reCAP :: Yola with Amythyst Kiah :: 2020.01.06 :: Garcia's

Jan 09  / Thursday

Words by Jordan Becker

Photos by Geoff Tischman 

Sometimes the Scheduling Gods grant us a miracle. The bookers at Garcia's at The Cap scheduled a show featuring Yola at the intimate venue in December. The same Yola whose album, Walk Through Fire, received rapturous reviews and spawned three Grammy nominations, plus one for Yola as Best New Artist. More on that later. And the same Yola who wowed the Newport Folk Festival, not only for her own performance, but also for her guest vocals with, among others, The Highwomen, Dawes, and in the final collaborative all-female jam that included Brandi Carlile, Dolly Parton, Sheryl Crow, and many, many others. The Garcia’s show was originally scheduled for the night after Yola opened the WFUV Holiday Cheer show at New York’s cavernous Beacon Theater, but was canceled due to bronchitis, forcing the rescheduling to Monday night.


In the interim, the show morphed into the first night of Yola’s first tour as a headliner—later this week, she will be appearing at the Music Hall of Williamsburgh, a much larger venue. And that allowed the Scheduling Gods to bless us with a second miracle—opening act Amythyst Kiah. More on her later.

Yola is one of those “overnight sensations” who have been working for decades, initially performing in her native England with DJs and electronic dance acts including Massive Attack, and as a session singer, before helping to form the band Phantom Limb with other session players, focusing on country/soul music. Her ultimate embrace of this genre—the music that she loved as a child—caught the attention of the Black Keys’ Dan Auerbach, who produced, Walk Through Fire.


The majority of Yola’s riveting show consisted of songs from that album, filled with influences from the mid-60s to the mid-70s, reminding one of the singers who melded soul, pop, folk and country influences such as Parton, Mavis Staples, Darlene Love, and Dusty Springfield. As just a very few examples of a set that was one highlight after another, we heard the Grammy-nominated “Faraway Look,” which feels more than a little like “To Sir With Love,” the more stripped-down, soulful “Love All Night (Work All Day),” the country ballad, “Ride Out In The Country,” and the down-home title track. And her somewhat surprising selection of covers fit right into that era—The Beach Boys’ “‘Til I Die,” a medley of Joni Mitchell’s “Big Yellow Taxi” and The Box Tops’ “The Letter,” done in Joe Cocker’s Mad Dogs and Englishmen style, and, of course, her Elton John approved version of “Goodbye Yellow Brick Road,” which brought down the house.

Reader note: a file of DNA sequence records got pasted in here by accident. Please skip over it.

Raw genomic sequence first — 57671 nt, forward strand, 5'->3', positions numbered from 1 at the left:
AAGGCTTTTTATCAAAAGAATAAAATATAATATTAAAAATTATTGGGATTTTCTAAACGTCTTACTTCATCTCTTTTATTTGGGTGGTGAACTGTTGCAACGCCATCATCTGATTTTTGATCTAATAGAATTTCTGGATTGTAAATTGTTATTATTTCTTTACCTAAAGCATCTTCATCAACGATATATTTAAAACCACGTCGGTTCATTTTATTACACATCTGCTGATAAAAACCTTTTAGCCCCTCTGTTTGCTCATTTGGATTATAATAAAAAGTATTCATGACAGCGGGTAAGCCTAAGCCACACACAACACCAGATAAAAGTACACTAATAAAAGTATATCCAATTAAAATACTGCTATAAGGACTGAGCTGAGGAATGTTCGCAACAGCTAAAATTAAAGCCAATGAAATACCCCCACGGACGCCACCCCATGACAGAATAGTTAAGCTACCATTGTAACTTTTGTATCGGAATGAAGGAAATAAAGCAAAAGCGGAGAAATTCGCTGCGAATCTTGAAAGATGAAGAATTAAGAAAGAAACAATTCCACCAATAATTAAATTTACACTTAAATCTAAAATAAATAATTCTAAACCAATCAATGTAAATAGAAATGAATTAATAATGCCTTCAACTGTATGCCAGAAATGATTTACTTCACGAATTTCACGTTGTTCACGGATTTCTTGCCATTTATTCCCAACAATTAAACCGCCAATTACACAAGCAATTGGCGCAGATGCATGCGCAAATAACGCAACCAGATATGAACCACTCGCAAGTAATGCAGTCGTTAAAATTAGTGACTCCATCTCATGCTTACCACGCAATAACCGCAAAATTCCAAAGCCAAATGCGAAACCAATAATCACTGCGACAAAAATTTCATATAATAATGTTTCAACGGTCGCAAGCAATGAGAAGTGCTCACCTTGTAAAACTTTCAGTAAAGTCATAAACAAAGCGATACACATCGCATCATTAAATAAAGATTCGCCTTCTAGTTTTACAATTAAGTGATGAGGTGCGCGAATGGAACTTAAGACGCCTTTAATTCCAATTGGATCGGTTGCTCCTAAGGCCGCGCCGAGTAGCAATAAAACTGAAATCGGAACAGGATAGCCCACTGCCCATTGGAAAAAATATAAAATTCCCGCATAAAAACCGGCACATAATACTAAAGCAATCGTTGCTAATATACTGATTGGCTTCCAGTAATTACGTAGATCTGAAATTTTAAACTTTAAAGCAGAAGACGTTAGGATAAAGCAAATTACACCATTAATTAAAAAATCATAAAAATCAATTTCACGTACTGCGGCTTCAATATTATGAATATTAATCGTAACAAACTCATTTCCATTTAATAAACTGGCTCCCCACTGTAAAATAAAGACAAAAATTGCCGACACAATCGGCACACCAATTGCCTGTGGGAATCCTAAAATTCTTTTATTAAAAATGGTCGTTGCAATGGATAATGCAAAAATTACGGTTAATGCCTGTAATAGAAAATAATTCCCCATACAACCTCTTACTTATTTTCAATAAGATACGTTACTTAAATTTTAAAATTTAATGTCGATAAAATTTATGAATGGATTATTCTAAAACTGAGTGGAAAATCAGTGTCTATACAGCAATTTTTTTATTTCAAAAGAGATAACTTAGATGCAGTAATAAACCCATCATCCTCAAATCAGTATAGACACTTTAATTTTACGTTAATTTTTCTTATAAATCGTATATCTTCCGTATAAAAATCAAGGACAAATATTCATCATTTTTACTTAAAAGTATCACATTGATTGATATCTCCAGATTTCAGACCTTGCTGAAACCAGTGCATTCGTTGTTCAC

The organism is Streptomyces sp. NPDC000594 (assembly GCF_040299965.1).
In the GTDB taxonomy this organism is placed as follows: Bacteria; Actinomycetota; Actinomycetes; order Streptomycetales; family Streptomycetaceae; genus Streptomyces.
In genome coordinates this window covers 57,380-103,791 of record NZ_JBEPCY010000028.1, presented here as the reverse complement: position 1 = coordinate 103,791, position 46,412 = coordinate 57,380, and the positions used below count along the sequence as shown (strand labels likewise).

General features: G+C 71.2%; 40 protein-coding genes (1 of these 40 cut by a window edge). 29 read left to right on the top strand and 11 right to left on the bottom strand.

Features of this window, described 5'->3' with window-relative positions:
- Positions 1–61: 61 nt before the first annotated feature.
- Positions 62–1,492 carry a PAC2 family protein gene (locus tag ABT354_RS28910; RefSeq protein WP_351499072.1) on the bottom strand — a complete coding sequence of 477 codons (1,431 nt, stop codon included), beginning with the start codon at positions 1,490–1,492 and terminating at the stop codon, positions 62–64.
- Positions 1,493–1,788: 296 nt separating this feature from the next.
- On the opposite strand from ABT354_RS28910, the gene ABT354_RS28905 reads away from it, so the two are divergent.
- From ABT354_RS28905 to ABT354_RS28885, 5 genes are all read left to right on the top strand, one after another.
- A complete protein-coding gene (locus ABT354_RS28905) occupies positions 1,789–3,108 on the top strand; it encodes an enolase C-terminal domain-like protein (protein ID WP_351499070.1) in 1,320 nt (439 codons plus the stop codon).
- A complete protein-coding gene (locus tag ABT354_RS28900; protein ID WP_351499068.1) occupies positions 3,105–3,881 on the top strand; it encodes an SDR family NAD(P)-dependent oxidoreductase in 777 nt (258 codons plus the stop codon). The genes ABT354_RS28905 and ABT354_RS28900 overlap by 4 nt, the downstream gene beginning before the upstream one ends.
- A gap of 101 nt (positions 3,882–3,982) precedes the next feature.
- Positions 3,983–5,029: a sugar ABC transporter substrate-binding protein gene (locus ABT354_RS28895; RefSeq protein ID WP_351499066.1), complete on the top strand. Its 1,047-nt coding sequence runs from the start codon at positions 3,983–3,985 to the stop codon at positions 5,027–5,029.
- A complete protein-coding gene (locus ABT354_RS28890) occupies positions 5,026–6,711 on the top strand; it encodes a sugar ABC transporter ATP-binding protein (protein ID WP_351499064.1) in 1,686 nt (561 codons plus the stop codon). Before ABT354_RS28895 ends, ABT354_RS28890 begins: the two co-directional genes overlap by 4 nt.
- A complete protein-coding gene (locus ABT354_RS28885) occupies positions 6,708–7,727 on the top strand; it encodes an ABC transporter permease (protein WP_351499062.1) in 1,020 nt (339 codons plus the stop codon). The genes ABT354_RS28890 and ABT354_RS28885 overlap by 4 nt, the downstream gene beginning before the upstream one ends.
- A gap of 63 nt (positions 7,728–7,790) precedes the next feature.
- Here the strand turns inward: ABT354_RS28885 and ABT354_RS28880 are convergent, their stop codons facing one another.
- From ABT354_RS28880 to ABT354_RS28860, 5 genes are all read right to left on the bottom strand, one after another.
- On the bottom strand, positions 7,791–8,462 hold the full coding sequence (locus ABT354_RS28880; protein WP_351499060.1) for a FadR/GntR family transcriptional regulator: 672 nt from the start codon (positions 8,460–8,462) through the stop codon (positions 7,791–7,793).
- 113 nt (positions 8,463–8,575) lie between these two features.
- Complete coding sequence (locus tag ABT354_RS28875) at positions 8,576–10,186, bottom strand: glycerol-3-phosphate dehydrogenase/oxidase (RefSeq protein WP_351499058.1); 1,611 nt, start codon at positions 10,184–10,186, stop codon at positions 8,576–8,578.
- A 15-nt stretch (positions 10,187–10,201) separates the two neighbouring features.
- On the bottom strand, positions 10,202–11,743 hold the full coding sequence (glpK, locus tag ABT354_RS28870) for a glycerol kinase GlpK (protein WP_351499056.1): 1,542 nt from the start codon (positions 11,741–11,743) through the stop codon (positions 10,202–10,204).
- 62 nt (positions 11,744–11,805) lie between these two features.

Beyond her remarkable voice and delivery, Yola alternately commanded the stage and humbly showed appreciation of the adoring audience, peppering her set with clever, often funny (and sometimes poignant) comments about the songs and her new-found success. Trust me, the next time I see Yola, it is going to be in a much, much bigger room.

Opening act Amythyst Kiah only has one Grammy nomination, which is actually pretty good for an opening act, especially one who has described herself as a “Southern Gothic, alt-country blues singer/songwriter.” That Grammy nomination was for the song “Black Myself,” which opened the album, Songs of Our Native Daughters, a project that also included her fellow female African-American banjo players Rhiannon Giddens, Leyla McCalla, and Allison Russell (this writer’s favorite album of 2019, in case you are wondering).


Kiah, accompanying herself on guitar and banjo, played that song, and another from that project, “Polly Ann’s Hammer,” a feminist gloss on the classic John Henry legend, but focused most of her set on powerful, personal songs from her forthcoming album, Weary and Strange, although she did play some older material, both originals and covers. Kiah’s performance was raw and intense, but she was also able to vary things up with some delicate picking during a few of the songs. Although probably not as broadly accessible an artist as Yola, whose music sounds like it could have been on any classic rock radio station from the 70s, Kiah is a future star in her own right and is likely to be an important voice in Americana and roots music for years to come.


By the way, Kia’s Grammy nomination is in the Best American Roots Song category, where she will be competing with Yola’s “Faraway Look.” I’m OK with either song winning, and Yola indicated during her set that she was, too.

Overall, the 275 or so people who packed Garcia’s were treated to a special night of music. Thanks, Scheduling Gods